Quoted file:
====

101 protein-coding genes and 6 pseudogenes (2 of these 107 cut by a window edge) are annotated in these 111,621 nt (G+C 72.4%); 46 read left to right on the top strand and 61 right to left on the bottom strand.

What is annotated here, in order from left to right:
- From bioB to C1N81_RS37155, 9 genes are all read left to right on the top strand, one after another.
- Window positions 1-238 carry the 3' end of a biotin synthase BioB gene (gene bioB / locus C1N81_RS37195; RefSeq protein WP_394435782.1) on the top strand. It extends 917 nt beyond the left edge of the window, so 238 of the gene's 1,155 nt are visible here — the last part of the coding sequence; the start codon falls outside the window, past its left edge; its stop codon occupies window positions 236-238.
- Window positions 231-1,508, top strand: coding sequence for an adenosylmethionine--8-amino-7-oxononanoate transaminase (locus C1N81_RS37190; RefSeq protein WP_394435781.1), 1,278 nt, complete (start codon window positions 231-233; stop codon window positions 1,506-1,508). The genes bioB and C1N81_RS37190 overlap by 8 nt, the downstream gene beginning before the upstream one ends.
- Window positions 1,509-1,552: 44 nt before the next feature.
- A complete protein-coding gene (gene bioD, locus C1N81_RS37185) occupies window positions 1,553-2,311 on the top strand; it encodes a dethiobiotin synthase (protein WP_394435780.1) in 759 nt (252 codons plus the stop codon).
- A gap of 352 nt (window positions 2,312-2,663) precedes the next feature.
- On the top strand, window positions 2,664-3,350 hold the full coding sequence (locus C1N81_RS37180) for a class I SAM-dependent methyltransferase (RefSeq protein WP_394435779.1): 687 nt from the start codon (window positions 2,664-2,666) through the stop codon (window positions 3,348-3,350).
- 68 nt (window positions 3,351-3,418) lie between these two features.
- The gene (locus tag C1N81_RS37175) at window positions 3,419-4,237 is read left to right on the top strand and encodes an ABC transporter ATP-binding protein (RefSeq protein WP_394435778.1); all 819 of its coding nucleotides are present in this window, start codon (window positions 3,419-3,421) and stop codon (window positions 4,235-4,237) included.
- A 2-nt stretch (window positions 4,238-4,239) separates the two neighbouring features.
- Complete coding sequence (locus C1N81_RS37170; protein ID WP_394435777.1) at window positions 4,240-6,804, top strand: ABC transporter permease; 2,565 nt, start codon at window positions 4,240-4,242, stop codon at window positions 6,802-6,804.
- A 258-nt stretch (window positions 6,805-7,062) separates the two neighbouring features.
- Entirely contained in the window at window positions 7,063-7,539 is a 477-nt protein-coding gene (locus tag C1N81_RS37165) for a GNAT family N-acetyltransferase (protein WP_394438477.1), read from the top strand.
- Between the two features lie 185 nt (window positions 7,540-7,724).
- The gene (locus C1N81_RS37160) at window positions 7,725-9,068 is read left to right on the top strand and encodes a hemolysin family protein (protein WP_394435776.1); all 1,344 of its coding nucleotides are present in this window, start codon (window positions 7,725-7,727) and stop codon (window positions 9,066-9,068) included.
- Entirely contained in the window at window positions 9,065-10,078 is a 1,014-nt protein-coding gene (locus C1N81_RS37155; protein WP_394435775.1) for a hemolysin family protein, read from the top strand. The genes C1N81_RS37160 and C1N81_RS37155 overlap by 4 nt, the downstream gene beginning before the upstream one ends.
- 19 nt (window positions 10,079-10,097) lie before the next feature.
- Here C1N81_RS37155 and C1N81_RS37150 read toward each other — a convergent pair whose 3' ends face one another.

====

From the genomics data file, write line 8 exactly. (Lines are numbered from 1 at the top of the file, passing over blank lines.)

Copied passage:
- A gap of 352 nt (window positions 2,312-2,663) precedes the next feature.